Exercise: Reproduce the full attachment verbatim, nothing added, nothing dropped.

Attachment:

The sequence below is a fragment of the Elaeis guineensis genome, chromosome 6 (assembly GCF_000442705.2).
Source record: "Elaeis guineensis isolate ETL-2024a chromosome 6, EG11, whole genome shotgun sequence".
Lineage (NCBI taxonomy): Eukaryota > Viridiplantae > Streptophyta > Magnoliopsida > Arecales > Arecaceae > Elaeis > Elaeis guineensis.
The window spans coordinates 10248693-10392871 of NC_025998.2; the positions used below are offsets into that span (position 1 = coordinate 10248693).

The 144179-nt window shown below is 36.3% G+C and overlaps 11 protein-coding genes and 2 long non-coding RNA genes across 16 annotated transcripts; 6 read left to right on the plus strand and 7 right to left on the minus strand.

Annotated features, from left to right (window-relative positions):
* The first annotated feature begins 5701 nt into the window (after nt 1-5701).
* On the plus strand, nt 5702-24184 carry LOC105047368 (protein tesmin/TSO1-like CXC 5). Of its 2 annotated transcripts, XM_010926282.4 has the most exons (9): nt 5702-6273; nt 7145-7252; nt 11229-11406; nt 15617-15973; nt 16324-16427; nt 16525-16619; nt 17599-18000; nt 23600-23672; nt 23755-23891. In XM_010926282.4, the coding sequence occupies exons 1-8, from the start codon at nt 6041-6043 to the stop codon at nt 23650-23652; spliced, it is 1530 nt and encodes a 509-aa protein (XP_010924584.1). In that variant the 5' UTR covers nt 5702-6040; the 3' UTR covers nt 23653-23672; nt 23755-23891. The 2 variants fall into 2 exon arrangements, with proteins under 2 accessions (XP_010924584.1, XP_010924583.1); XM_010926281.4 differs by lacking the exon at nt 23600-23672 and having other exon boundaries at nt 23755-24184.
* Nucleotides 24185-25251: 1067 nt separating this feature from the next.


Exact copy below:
The sequence below is a fragment of the Elaeis guineensis genome, chromosome 6 (assembly GCF_000442705.2).
Source record: "Elaeis guineensis isolate ETL-2024a chromosome 6, EG11, whole genome shotgun sequence".
Lineage (NCBI taxonomy): Eukaryota > Viridiplantae > Streptophyta > Magnoliopsida > Arecales > Arecaceae > Elaeis > Elaeis guineensis.
The window spans coordinates 10248693-10392871 of NC_025998.2; the positions used below are offsets into that span (position 1 = coordinate 10248693).

The 144179-nt window shown below is 36.3% G+C and overlaps 11 protein-coding genes and 2 long non-coding RNA genes across 16 annotated transcripts; 6 read left to right on the plus strand and 7 right to left on the minus strand.

Annotated features, from left to right (window-relative positions):
* The first annotated feature begins 5701 nt into the window (after nt 1-5701).
* On the plus strand, nt 5702-24184 carry LOC105047368 (protein tesmin/TSO1-like CXC 5). Of its 2 annotated transcripts, XM_010926282.4 has the most exons (9): nt 5702-6273; nt 7145-7252; nt 11229-11406; nt 15617-15973; nt 16324-16427; nt 16525-16619; nt 17599-18000; nt 23600-23672; nt 23755-23891. In XM_010926282.4, the coding sequence occupies exons 1-8, from the start codon at nt 6041-6043 to the stop codon at nt 23650-23652; spliced, it is 1530 nt and encodes a 509-aa protein (XP_010924584.1). In that variant the 5' UTR covers nt 5702-6040; the 3' UTR covers nt 23653-23672; nt 23755-23891. The 2 variants fall into 2 exon arrangements, with proteins under 2 accessions (XP_010924584.1, XP_010924583.1); XM_010926281.4 differs by lacking the exon at nt 23600-23672 and having other exon boundaries at nt 23755-24184.
* Nucleotides 24185-25251: 1067 nt separating this feature from the next.